Pesticide Use Enforcement
This division is responsible for the enforcement of State regulations dealing with the safe use of pesticides. This includes the issuance of restricted material permits, the supervision of applications and the surveillance of dealers, pest control advisors and pest control operators. By regulating chemical pesticide usage and adequately coordinating enforcement, the agricultural industry will continue to have appropriate pesticides available for use. Agricultural workers and the environment will be protected from excessive pesticide exposure by effective pesticide use enforcement.
The purpose of this program is to find invading exotic pests that are detrimental to agriculture before they become firmly established and spread throughout the region. The goal is primarily accomplished through the insect trapping program and field surveys. Most people have seen the small, white, tent-like Jackson traps that are placed in fruit trees.
The goal is to totally eliminate an exotic pest infestation, hopefully before a large buildup can occur. Included in this effort are the alligator weed, camelthorn, scotch thistle and pink boll-worm eradication programs. Exclusion is the first line of defense against invading pests, and Pest Detection the second. Pest Eradication is the program that's begun once a pest has been detected.
This program is intended to prevent the introduction and/or spread of those plant pests and diseases which may be detrimental to agricultural crops. As mentioned earlier, it is the first line of defense against invading exotic pests. In addition, our Department provides an essential service by certifying shipper's compliance with other County, State, and Foreign Quarantine requirements (which allows products to be shipped throughout the world). Our inspectors are Federally certified to perform this type of phytosanitary inspection and certification. The division also inspects nursery stock for disease (including Tristeza virus), as well as for weed and insect pests.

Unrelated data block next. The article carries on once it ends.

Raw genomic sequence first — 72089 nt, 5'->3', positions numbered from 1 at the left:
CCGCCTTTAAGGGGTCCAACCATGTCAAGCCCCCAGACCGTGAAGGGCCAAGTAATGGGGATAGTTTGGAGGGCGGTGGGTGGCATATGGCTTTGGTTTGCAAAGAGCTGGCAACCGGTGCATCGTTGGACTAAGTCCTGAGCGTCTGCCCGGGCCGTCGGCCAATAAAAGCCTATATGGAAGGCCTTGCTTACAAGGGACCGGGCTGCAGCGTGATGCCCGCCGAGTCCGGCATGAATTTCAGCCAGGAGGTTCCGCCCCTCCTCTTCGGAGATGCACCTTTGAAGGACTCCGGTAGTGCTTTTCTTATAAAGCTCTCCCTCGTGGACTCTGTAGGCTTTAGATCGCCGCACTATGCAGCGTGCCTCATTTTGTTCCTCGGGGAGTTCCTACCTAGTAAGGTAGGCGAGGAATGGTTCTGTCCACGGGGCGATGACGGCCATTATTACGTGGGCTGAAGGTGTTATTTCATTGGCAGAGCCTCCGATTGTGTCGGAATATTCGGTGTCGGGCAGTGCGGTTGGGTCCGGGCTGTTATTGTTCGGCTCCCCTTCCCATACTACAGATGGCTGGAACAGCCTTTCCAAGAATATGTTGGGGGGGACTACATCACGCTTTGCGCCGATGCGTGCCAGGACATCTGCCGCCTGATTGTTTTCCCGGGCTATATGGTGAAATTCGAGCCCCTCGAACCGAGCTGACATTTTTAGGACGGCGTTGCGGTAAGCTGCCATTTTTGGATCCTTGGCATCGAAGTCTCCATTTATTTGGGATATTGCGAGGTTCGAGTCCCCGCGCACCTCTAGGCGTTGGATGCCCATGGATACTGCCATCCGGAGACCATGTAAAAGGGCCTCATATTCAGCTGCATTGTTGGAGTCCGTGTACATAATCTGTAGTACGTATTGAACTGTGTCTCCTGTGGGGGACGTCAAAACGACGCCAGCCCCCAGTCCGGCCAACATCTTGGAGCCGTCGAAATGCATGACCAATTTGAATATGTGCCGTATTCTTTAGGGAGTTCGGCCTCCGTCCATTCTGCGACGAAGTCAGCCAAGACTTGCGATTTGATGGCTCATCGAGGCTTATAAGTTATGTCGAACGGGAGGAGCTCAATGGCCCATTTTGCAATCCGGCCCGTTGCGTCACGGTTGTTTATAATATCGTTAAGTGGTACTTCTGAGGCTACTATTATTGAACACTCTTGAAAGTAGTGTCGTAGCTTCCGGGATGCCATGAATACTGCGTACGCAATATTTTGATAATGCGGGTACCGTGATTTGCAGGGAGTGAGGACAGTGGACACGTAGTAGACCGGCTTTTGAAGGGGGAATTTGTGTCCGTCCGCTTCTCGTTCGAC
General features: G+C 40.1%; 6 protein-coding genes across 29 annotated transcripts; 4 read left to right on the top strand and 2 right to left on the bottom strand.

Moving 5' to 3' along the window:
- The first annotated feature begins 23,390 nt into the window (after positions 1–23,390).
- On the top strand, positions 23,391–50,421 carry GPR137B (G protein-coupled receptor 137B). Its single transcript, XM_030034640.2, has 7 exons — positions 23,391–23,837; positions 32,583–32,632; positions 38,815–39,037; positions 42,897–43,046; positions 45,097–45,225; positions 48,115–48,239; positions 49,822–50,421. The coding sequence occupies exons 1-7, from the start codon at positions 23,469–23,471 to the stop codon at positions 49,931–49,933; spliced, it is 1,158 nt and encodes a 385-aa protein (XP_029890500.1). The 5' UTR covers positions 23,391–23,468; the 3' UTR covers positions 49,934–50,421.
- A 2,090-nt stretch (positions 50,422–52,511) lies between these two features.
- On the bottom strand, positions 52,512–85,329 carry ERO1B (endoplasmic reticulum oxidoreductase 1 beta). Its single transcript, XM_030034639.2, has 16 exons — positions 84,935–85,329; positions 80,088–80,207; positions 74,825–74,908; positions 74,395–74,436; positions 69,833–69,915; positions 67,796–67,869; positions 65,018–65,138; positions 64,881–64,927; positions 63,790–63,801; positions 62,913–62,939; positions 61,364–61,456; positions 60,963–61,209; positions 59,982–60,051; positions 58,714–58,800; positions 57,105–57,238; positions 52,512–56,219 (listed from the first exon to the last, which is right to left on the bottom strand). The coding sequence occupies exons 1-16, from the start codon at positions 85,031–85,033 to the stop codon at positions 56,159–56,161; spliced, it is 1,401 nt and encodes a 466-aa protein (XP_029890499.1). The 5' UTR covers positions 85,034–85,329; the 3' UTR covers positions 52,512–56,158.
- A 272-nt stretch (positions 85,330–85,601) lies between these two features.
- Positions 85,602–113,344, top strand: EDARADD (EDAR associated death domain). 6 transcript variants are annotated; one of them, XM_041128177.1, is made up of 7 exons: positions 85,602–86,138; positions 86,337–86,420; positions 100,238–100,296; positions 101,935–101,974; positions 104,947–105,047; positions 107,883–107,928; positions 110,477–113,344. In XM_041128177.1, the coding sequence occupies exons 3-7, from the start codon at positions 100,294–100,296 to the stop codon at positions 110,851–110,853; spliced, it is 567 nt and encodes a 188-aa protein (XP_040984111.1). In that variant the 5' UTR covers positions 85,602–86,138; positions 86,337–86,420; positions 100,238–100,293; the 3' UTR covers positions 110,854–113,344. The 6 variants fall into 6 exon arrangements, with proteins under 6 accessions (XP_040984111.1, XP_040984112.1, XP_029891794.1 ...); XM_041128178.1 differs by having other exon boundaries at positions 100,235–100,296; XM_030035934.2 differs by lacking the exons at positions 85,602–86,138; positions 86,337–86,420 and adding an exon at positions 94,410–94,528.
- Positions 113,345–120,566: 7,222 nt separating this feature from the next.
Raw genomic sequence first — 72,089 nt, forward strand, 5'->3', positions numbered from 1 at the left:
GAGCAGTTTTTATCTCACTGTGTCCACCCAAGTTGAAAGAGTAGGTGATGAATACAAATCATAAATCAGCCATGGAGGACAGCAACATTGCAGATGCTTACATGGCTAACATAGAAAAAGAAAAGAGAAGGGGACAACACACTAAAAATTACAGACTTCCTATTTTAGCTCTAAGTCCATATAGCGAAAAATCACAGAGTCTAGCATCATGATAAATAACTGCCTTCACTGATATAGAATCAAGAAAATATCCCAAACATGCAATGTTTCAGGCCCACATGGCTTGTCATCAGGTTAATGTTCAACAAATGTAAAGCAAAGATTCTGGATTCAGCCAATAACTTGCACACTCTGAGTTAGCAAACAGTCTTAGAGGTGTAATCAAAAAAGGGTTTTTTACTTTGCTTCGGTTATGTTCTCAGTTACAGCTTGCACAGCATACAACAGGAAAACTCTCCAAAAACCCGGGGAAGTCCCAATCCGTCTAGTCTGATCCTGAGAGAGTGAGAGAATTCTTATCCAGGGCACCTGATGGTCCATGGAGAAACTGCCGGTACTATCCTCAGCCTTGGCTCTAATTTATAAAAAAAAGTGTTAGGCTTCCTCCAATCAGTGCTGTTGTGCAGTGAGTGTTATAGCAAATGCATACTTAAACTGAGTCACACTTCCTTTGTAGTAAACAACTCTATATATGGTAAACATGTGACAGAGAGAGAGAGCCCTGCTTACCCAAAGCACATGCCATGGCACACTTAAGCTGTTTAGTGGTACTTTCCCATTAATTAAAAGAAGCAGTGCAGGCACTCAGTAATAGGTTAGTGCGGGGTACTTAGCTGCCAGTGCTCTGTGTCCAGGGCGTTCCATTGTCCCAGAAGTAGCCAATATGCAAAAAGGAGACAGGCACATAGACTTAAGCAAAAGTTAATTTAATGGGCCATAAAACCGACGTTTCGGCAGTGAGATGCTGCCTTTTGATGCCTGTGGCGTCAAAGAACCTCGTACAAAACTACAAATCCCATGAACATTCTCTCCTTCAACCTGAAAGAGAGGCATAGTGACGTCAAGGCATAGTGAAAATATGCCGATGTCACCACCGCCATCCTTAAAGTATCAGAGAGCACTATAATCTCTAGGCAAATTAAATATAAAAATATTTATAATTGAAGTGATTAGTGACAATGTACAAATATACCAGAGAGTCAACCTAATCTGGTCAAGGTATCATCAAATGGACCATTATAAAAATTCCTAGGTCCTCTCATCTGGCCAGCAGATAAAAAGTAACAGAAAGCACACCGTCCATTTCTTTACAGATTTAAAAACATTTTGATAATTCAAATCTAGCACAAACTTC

Fruit & Vegetable Quality Control
Tulare County produces some of the finest fruits, nuts and vegetables in the nation. This program involves the enforcement of State laws and regulations pertaining to packing, shipping and quality of fruits, nuts and vegetables. The Agricultural Commissioner also conducts voluntary certification inspections of fruits and vegetables which guarantees their quality, and documents that they are in compliance with State standards.
Weights and Measures Enforcement
This program ensures the accuracy of commercial transactions based on weight, measure or count through the testing of weighing and measuring devices, and testing prepackaged commodities for accuracy of content statements. Weighmasters and device repairmen are State licensed and their activity is monitored at the County level. Petroleum products are tested for contamination, gasoline octane, proper labeling and truthfulness of advertising.
Organic and Certified Producer Programs
The Organic Program helps producers, handlers and processors wishing to market their commodities as organic, register with the Department of Food and Agriculture. The Agricultural Commissioner may also conduct investigations of commodities being marketed as organic. Our Certified Producers Program provides oversight of growers wanting to sell their produce directly to consumers at a Certified Farmer's Market.